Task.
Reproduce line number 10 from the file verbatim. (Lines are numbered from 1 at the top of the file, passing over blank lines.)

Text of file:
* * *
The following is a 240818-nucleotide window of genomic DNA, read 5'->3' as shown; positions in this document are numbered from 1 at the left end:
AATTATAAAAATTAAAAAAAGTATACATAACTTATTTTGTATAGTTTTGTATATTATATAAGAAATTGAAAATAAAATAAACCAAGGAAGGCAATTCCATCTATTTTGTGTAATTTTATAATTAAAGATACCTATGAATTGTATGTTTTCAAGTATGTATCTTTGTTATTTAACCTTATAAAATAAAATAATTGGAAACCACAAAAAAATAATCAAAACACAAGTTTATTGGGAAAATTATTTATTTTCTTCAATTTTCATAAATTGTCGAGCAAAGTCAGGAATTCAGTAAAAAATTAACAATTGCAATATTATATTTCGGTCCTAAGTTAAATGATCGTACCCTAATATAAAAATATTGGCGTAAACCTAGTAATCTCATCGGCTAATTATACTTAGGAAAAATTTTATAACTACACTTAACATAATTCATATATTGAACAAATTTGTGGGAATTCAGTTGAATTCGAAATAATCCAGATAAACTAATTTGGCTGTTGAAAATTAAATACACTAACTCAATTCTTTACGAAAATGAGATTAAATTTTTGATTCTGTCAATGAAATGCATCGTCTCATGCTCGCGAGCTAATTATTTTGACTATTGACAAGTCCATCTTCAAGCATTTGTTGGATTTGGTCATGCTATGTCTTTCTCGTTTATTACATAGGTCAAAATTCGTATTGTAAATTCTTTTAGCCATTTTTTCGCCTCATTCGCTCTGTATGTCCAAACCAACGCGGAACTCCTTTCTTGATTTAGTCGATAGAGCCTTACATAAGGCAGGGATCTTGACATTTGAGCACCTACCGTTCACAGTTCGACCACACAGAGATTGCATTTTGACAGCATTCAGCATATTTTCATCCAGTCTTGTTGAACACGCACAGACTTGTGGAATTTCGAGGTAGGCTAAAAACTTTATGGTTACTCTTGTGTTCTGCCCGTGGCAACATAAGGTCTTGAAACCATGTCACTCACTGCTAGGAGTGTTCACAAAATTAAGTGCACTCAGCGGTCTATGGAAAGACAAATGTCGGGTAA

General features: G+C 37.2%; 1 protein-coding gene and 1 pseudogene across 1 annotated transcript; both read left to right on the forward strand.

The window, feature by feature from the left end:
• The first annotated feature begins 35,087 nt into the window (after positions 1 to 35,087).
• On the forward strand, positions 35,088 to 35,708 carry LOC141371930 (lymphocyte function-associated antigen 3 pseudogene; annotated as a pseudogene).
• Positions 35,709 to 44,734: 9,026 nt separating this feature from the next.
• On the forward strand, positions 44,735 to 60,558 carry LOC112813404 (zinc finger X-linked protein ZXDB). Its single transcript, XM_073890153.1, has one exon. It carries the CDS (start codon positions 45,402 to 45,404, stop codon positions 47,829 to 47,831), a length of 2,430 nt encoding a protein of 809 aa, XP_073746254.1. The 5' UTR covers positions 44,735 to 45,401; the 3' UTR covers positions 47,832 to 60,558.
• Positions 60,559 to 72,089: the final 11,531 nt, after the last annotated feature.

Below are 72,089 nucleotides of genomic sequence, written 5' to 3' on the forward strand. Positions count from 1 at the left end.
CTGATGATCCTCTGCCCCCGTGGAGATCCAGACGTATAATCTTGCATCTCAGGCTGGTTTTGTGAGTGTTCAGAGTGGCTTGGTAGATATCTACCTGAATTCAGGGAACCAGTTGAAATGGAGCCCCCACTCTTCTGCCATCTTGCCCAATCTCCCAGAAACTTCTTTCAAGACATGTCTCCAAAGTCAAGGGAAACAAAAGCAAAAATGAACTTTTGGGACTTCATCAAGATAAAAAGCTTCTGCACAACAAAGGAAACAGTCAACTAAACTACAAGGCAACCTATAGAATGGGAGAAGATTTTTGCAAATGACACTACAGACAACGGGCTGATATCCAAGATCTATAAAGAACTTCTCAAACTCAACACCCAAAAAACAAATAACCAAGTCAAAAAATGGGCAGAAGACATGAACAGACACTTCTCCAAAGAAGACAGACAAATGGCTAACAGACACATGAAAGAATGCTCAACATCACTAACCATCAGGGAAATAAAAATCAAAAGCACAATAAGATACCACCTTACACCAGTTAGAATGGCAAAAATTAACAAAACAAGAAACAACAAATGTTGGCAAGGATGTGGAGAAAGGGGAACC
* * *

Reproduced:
Below are 72,089 nucleotides of genomic sequence, written 5' to 3' on the forward strand. Positions count from 1 at the left end.